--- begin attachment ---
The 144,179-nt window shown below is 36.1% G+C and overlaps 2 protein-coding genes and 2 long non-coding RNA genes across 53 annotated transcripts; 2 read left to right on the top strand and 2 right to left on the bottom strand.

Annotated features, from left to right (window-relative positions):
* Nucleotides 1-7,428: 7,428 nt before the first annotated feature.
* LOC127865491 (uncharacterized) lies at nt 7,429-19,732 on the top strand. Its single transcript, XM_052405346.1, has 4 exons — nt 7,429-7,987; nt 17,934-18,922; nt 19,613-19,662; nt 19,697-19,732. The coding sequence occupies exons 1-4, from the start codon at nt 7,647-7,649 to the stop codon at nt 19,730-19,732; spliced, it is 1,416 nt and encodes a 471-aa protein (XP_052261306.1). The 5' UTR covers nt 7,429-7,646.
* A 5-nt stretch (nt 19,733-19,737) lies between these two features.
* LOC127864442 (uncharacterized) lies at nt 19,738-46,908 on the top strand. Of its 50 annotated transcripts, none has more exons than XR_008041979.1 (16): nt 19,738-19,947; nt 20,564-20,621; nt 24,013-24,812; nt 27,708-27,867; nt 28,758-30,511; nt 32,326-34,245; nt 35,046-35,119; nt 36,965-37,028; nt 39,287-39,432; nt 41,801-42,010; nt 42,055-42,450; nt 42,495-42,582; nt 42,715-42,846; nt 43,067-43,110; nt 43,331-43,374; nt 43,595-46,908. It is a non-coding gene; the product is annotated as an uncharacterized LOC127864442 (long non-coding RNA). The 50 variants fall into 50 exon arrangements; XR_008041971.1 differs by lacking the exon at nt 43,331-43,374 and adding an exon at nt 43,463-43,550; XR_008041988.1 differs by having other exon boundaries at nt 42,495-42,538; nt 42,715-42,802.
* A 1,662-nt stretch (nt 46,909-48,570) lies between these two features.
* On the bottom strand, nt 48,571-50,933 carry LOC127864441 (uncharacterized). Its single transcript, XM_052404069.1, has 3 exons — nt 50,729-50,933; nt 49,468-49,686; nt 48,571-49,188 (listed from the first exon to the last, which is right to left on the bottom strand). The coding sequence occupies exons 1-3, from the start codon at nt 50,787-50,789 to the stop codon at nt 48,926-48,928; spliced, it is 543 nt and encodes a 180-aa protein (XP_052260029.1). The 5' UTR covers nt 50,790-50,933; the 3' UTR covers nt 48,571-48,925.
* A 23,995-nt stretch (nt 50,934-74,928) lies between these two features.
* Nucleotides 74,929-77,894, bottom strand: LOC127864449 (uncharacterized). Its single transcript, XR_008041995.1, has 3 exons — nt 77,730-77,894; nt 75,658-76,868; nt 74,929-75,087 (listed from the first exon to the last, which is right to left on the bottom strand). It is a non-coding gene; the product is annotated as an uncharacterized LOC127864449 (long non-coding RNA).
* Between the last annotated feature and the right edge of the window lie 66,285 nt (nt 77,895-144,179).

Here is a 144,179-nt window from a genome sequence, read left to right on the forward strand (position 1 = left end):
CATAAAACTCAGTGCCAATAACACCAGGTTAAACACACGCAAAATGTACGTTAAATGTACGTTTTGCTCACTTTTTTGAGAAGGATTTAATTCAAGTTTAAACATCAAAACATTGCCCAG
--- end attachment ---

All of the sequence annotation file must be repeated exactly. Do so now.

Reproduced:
The 144,179-nt window shown below is 36.1% G+C and overlaps 2 protein-coding genes and 2 long non-coding RNA genes across 53 annotated transcripts; 2 read left to right on the top strand and 2 right to left on the bottom strand.

Annotated features, from left to right (window-relative positions):
* Nucleotides 1-7,428: 7,428 nt before the first annotated feature.
* LOC127865491 (uncharacterized) lies at nt 7,429-19,732 on the top strand. Its single transcript, XM_052405346.1, has 4 exons — nt 7,429-7,987; nt 17,934-18,922; nt 19,613-19,662; nt 19,697-19,732. The coding sequence occupies exons 1-4, from the start codon at nt 7,647-7,649 to the stop codon at nt 19,730-19,732; spliced, it is 1,416 nt and encodes a 471-aa protein (XP_052261306.1). The 5' UTR covers nt 7,429-7,646.
* A 5-nt stretch (nt 19,733-19,737) lies between these two features.
* LOC127864442 (uncharacterized) lies at nt 19,738-46,908 on the top strand. Of its 50 annotated transcripts, none has more exons than XR_008041979.1 (16): nt 19,738-19,947; nt 20,564-20,621; nt 24,013-24,812; nt 27,708-27,867; nt 28,758-30,511; nt 32,326-34,245; nt 35,046-35,119; nt 36,965-37,028; nt 39,287-39,432; nt 41,801-42,010; nt 42,055-42,450; nt 42,495-42,582; nt 42,715-42,846; nt 43,067-43,110; nt 43,331-43,374; nt 43,595-46,908. It is a non-coding gene; the product is annotated as an uncharacterized LOC127864442 (long non-coding RNA). The 50 variants fall into 50 exon arrangements; XR_008041971.1 differs by lacking the exon at nt 43,331-43,374 and adding an exon at nt 43,463-43,550; XR_008041988.1 differs by having other exon boundaries at nt 42,495-42,538; nt 42,715-42,802.
* A 1,662-nt stretch (nt 46,909-48,570) lies between these two features.
* On the bottom strand, nt 48,571-50,933 carry LOC127864441 (uncharacterized). Its single transcript, XM_052404069.1, has 3 exons — nt 50,729-50,933; nt 49,468-49,686; nt 48,571-49,188 (listed from the first exon to the last, which is right to left on the bottom strand). The coding sequence occupies exons 1-3, from the start codon at nt 50,787-50,789 to the stop codon at nt 48,926-48,928; spliced, it is 543 nt and encodes a 180-aa protein (XP_052260029.1). The 5' UTR covers nt 50,790-50,933; the 3' UTR covers nt 48,571-48,925.
* A 23,995-nt stretch (nt 50,934-74,928) lies between these two features.
* Nucleotides 74,929-77,894, bottom strand: LOC127864449 (uncharacterized). Its single transcript, XR_008041995.1, has 3 exons — nt 77,730-77,894; nt 75,658-76,868; nt 74,929-75,087 (listed from the first exon to the last, which is right to left on the bottom strand). It is a non-coding gene; the product is annotated as an uncharacterized LOC127864449 (long non-coding RNA).
* Between the last annotated feature and the right edge of the window lie 66,285 nt (nt 77,895-144,179).

Here is a 144,179-nt window from a genome sequence, read left to right on the forward strand (position 1 = left end):
CATAAAACTCAGTGCCAATAACACCAGGTTAAACACACGCAAAATGTACGTTAAATGTACGTTTTGCTCACTTTTTTGAGAAGGATTTAATTCAAGTTTAAACATCAAAACATTGCCCAG